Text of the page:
Now, complaining about this doesn't strike me as particularly lame. It's frustrating to see a band as kickass as SweetTooth playing in front of 20 people when a propped-up poser like Sisqo would attract more bodies by plinking Zimbabwean polka melodies on a busted thumb piano. However, it's when the complaints about low attendance become a narcissistic blame-game that it begins to rub me the wrong way.
For instance, I recall an old drummer friend, who played in a series of failed art-rock groups, constantly complaining about how San Diegans are shallow, sun-worshipping, condo-residing automatons who don't support local music. He eventually became so weary of the empty seats that he decided to strike back at those shallow San Diegans by quitting the business and depriving them of his “musical genius.”
Now, this guy was no Chad Farran but even if he were, who did he punish by quitting? It wasn't the people who didn't come to his shows. (If they didn't come to his shows in the first place, how could they miss his genius?) No, quitting the biz only punished the people who came to his shows—his fans.
Ah, yes, arrogance and ignorance—the ultimate combo plate.
Arrogance and ignorance are what kept this guy from asking the questions any performer worth a damn would ask when his or her band doesn't draw: “Are we as good as we can be? Did we rehearse enough? Are we doing anything different from what the 8 million thousand hundred other bands in San Diego are doing?”
And what about marketing? I know it's the crappy part of the job, but you can't bitch about attendance if you don't promote the show. Over the years, as a live-music bartender, I can't tell you how many bands play the blame-game for a slow night. It happens all the time. After the show is over, they'll march up to my bar and demand to know where the hell all the people were.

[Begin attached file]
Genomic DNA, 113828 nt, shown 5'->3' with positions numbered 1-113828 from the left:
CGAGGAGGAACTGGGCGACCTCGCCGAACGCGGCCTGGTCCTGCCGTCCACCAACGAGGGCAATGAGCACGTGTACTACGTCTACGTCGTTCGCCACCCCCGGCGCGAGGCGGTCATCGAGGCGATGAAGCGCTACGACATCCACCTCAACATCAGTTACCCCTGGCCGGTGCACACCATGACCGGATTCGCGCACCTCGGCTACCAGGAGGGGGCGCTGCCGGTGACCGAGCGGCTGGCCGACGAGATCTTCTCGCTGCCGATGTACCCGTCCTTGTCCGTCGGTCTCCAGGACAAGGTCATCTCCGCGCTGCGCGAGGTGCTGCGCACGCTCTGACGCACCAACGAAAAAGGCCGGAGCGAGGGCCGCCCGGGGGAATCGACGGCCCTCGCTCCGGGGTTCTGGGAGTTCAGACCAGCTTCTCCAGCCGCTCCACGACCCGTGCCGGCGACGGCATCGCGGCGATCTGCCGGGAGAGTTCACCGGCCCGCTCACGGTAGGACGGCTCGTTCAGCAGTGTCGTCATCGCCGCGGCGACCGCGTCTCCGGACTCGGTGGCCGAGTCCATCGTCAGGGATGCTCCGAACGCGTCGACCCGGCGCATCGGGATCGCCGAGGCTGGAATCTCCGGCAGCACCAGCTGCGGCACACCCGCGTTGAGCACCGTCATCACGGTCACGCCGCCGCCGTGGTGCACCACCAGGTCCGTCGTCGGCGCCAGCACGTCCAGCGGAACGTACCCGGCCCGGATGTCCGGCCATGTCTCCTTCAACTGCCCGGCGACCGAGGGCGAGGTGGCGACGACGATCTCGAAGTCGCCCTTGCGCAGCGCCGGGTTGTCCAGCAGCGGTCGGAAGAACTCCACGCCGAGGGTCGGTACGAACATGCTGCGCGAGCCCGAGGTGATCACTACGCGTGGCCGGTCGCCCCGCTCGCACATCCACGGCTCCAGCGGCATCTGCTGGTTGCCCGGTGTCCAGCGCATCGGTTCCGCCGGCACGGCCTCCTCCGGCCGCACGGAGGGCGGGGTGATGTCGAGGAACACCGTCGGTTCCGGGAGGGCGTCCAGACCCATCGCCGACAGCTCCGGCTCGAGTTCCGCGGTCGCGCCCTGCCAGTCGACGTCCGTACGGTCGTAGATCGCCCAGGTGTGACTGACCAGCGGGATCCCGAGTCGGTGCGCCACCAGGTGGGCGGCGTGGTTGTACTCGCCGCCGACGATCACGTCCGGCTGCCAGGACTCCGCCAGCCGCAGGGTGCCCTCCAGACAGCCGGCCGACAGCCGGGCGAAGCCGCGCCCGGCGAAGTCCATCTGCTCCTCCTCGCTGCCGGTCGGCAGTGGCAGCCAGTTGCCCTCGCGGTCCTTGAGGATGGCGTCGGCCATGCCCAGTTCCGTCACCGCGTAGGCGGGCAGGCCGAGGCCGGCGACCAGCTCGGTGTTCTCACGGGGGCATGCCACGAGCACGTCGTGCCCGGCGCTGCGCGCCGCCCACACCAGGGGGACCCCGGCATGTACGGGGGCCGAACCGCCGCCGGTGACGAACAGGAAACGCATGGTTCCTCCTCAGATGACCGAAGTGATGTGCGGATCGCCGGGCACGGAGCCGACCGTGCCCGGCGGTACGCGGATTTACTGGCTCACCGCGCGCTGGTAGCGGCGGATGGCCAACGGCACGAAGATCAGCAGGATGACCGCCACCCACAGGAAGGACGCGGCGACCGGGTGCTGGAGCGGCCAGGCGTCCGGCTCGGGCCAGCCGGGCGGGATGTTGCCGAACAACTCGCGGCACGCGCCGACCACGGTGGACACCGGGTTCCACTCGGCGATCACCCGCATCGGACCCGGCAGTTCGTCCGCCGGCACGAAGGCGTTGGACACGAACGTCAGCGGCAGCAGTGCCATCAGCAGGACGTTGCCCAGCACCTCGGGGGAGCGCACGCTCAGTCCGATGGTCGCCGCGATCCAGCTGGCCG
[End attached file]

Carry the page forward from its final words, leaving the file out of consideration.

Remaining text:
“That's the question I was going to ask you,” I'd say.
“What do you mean?” they'd respond. “I didn't see one flyer, poster, Tweet or Facebook invite to the show.”
“I'm just saying, Adam Gimbel you are not.”
At that point, he or she would usually say something that closely resembles, “Hey! I'm the rock star here. Marketing is your job.” To that, I'd usually respond with, “This ain't The Garden, and you ain't Gaga. On this level, marketing is everyone's job.”
Practice and promote, practice and promote. After that, it's out of your hands. Like the Christians say, “Let go. Let Godsmack.” Perhaps my Rock 'n' Roll Serenity Prayer will help you see things my way:
Godsmack grant me:
The serenity to accept the seats I cannot fill, the courage to aggressively promote the gig and the wisdom not to put flyers on public property (because you can get a big fine for that).
Anyway, the question is: Who's more shallow? The people who don't come out to support local music, or the people who call people “shallow” because they'd rather chill than flit around with the music-scene scenesters every night—or play poker with friends, bowl in a league, volunteer for a cause, congregate for Bible study, read or write a novel, or maybe just drink in a bar where there isn't a loud rock band mowing down their auditory cilia like a tank on a toothcomb. Besides, I'm the last person to whom you want to complain about empty-seat syndrome. Because, as I recall, I didn't see you at any of my shows.
You think the music business is slow, try spoken word. Talk about not being able to get people to come out. When I perform spoken word, I can't even get my stalker to show up! It's always the same thing: “Uh, I'd like to be there, Ed, but I don't want to breach the restraining order.”
“Then why are you are under my bed, Raymond!?”
Point is, people clamor for spoken-word shows the way artificial-insemination candidates clamor for Gary Coleman's frozen semen. So, spare me your woe-is-me tale of empty seats.
That said, it's probably true that many San Diegans need to be better educated about the local scene. For those of you who enjoy live music but tend to only see bands that come through town on tour, a friendly word: Don't buy in to the myth that touring bands are somehow better, or more exotic, just because they're from somewhere else.
If you do, you're missing out on all the fantastic local groups that are every bit as good as your Green Days and your Springsteens and your Black Eyed Peases—acts like The burning of Rome, The Silent Comedy, Barefoot Hockey Goalie, Steve Poltz, Gregory Page, Sweet- Tooth, The Mentals, Drowning Men, Bunky, Rafter, Superunloader, MC Flow, Vokab Company, Cindy Berryhill, The Devastators, Revelations, Transfer, Tomcat, The Dabbers, Mower— are you bleeding kidding me with this list? And there are so many more. And they're playing in the bar down the street. And the best part is, you don't have to arrive early to snag a seat. Or is that the worst part? Whatever.